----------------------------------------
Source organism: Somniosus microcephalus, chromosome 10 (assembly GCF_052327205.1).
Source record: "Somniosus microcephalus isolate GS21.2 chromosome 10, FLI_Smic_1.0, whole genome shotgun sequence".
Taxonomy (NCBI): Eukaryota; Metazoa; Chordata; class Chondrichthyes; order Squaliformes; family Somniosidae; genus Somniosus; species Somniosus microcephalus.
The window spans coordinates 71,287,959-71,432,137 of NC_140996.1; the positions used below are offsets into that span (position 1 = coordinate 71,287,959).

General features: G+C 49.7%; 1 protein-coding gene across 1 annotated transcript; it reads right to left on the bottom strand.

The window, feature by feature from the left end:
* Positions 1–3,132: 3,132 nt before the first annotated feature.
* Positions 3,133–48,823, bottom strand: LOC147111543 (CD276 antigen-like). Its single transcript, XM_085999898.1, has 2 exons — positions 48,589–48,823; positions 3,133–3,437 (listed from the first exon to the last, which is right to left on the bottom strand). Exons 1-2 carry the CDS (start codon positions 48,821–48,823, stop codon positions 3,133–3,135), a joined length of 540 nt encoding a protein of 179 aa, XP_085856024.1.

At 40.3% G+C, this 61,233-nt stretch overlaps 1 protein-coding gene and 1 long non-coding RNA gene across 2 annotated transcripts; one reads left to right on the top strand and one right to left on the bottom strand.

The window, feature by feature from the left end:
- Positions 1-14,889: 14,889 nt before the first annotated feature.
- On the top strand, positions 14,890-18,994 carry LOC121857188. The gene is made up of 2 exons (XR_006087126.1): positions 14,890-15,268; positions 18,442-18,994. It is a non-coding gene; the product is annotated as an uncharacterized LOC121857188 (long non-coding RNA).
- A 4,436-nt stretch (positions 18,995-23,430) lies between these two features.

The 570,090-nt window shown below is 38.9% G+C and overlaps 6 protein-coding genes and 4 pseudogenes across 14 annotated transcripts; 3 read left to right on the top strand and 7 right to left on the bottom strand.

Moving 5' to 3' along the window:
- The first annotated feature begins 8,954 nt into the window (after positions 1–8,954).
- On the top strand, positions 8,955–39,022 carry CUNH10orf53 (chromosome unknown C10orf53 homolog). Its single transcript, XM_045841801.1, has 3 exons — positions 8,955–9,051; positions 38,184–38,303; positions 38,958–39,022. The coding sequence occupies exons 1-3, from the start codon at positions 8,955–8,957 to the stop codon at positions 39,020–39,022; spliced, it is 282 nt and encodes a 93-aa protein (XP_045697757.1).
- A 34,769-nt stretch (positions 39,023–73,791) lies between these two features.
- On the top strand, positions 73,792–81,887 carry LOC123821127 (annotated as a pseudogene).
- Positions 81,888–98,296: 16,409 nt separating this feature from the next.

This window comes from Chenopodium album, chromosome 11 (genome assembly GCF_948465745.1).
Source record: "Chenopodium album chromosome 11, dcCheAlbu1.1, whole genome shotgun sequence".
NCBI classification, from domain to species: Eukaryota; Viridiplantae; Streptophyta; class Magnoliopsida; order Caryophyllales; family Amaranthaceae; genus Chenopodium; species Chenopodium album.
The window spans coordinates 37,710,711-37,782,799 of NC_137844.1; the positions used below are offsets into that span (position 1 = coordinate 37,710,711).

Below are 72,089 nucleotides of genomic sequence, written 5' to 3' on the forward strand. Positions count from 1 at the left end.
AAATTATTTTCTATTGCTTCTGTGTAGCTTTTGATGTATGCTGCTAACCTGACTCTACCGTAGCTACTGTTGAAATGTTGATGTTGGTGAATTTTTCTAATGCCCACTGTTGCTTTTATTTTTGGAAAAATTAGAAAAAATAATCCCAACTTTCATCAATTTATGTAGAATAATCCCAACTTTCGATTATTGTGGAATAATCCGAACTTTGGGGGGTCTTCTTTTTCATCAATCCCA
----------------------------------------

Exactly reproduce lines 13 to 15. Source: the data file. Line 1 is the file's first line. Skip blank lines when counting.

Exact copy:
- A 4,436-nt stretch (positions 18,995-23,430) lies between these two features.

The 570,090-nt window shown below is 38.9% G+C and overlaps 6 protein-coding genes and 4 pseudogenes across 14 annotated transcripts; 3 read left to right on the top strand and 7 right to left on the bottom strand.

Moving 5' to 3' along the window: